Metro

Lowell hospital plans to shutter clinic for malnourished children

Lowell General Hospital is planning to close a 22-year-old clinic that treats hundreds of underweight and malnourished children in one of the state’s poorest cities, saying it is losing money on the program.

The clinic, scheduled to shut down at the end of September, served nearly 450 children in the past year. Many have undiagnosed medical issues, such as allergies, reflux, or developmental delays, while others do not have enough food to eat at home or housing challenges.

Lowell General, which took over the clinic in 2012 as part of a merger with Saints Medical Center, has invested more than $600,000 in the program since then, hospital spokesman Will Courtney said. Health department funds — about $100,000 a year — cover about half of the clinic’s expenses, he said.

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“For our community hospital, the program isn’t financially sustainable in the long term,’’ Courtney said in an e-mail.

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Brooke Hynes, spokeswoman for the hospital’s parent company, Wellforce, said Lowell General still will provide services to underweight and malnourished children through other hospital programs and specialists. “We are committed to caring for [this] important population,’’ she said.

Hynes said the hospital would consider partnering with another organization to run the clinic.

Lowell General and its related entities lost $7.7 million on operations in 2017. Yet, Wellforce’s top executive, Normand Deschene, earned almost $3.9 million in compensation in 2016, an 83 percent increase from the prior year. Hynes said the increase was largely related to retirement benefits.

“Food insecurity’’ is very much an issue in Middlesex County, where Lowell is located, and across the state, said Allison Bovell-Ammon, deputy director of policy strategy for Children’s HealthWatch, a nonprofit research organization based in Boston. Nine percent of families in the county say they cannot afford enough food for everyone in their household.

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“Even at the most mild level of food insecurity, when parents report running out of food before the end of the month, we see an impact on child health and development,’’ she said.

The Lowell clinic is part of a network of growth and nutrition clinics the state Legislature and the Department of Public Health launched beginning in 1984, when new data showed surprisingly widespread malnutrition among Massachusetts children. Those who work in the field say the need remains strong but add that state funding for the clinics has not kept up.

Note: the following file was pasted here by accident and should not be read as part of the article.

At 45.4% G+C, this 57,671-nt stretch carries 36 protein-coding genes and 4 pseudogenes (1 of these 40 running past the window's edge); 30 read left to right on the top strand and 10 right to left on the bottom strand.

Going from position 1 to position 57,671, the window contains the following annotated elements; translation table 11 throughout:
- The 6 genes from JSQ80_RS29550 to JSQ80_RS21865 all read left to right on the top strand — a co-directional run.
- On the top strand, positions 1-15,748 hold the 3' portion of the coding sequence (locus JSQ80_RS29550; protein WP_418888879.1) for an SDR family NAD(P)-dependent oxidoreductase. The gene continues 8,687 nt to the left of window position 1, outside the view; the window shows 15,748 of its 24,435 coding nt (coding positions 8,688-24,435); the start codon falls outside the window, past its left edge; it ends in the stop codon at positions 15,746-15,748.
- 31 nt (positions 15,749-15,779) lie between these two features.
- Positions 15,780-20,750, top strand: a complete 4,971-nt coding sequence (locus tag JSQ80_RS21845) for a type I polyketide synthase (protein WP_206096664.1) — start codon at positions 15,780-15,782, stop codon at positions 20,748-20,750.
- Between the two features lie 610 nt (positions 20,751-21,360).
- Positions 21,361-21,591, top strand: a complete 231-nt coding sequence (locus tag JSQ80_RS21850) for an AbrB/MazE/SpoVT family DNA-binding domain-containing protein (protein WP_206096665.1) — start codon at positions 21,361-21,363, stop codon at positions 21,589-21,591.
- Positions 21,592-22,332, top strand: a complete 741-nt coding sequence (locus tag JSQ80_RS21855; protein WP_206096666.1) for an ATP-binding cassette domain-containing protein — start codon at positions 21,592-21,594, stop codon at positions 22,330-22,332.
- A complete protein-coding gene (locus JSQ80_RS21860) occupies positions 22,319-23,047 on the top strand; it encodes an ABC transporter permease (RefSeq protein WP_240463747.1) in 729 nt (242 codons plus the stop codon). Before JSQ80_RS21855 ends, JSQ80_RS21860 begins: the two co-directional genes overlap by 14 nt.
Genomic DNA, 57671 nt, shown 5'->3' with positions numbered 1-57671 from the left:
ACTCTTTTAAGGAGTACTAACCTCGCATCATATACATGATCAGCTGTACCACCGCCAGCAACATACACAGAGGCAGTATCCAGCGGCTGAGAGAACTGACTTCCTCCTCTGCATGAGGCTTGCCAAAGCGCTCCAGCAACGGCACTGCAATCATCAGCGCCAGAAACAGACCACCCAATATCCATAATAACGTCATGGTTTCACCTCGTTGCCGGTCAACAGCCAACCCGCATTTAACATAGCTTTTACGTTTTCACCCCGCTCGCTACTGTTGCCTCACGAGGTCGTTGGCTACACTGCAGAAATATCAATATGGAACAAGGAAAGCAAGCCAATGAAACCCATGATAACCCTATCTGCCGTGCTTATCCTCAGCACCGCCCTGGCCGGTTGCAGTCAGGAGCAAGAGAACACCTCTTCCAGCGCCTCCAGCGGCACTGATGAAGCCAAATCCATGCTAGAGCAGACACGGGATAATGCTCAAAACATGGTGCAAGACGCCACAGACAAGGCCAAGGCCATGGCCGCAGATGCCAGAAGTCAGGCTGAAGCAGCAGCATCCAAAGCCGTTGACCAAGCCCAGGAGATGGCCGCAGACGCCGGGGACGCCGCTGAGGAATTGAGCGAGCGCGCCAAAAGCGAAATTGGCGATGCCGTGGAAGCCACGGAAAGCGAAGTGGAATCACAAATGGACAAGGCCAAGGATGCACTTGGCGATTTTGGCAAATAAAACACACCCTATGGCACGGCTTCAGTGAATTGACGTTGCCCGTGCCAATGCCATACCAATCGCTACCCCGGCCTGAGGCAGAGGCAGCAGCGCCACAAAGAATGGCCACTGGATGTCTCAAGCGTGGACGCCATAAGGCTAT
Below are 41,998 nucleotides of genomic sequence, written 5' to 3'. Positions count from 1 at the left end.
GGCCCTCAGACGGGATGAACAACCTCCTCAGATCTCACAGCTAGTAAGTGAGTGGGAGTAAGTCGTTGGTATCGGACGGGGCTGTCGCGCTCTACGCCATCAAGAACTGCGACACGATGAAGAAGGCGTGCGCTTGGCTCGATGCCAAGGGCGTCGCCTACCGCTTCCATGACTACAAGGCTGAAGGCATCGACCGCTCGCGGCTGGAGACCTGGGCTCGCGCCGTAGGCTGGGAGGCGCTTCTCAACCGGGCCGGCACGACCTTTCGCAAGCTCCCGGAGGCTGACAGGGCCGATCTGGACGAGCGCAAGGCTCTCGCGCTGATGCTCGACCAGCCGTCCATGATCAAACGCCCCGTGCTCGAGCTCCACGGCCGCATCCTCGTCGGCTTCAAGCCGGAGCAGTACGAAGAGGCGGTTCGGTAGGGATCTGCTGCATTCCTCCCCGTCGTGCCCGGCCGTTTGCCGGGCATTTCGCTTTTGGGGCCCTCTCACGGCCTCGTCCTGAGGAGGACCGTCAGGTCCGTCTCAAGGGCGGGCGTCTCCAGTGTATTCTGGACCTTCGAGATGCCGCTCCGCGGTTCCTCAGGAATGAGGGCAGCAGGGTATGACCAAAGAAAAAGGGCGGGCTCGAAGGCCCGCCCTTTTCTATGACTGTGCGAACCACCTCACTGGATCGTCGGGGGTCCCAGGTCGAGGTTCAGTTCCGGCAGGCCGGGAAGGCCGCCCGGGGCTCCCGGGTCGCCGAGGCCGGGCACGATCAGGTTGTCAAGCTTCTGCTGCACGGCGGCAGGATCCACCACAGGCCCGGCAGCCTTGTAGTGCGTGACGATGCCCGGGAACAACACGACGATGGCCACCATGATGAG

Boston Medical Center has the state’s largest and oldest growth clinic, begun by Dr. Deborah Frank 34 years ago. The clinics identify the causes of a child’s failure to grow and deploy a team of pediatricians, nurse practitioners, dietitians, and social workers to treat and monitor children over many months, including visiting families at home and connecting them to food sources.

Many more children in resource-rich Massachusetts are malnourished than people realize, Frank said. These youngsters are susceptible to infections because of weakened immune systems. Before the Boston Medical Center program opened, about half of malnourished children there ended up in the hospital. Now the rate is about 5 percent, Frank said.

Infections can be treated with antibiotics, but it’s harder to address long-term harm from malnutrition such as attention deficit disorder and emotional problems.

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Boston Medical Center depends on philanthropy to cover about two-thirds of the $1 million annual cost to run the clinic, a satellite clinic in Brockton, and a related prevention program.

“The problem is state funding has not substantially increased in a long time,’’ Frank said. “The need is getting greater.’’

Ann Scales, a health department spokeswoman, said state money is not intended to fully fund the programs, which are expected to bill Medicaid and private insurers for some services such as doctors’ appointments. She said funding increases are planned for this year.

When Lowell General notified public health officials in the spring that the hospital was closing the clinic, the state requested proposals from other facilities. None responded. The department recently sent out a new proposal that allows programs greater flexibility in how they run the clinic. Now, Lowell Community Health Center is considering applying.

Two other hospitals, Saint Anne’s Hospital in Fall River and Baystate Medical Center in Springfield, closed their health department-funded growth and nutrition clinics in 2015.

Baystate left the program because the health department did not increase funding between 2007 and 2015, and because the hospital could not comply with the state’s performance and reporting requirements, spokesman Keith O’Connor said.

Saint Anne’s opened its own program without state funding.

Liz Kowalczyk can be reached at kowalczyk@globe.com.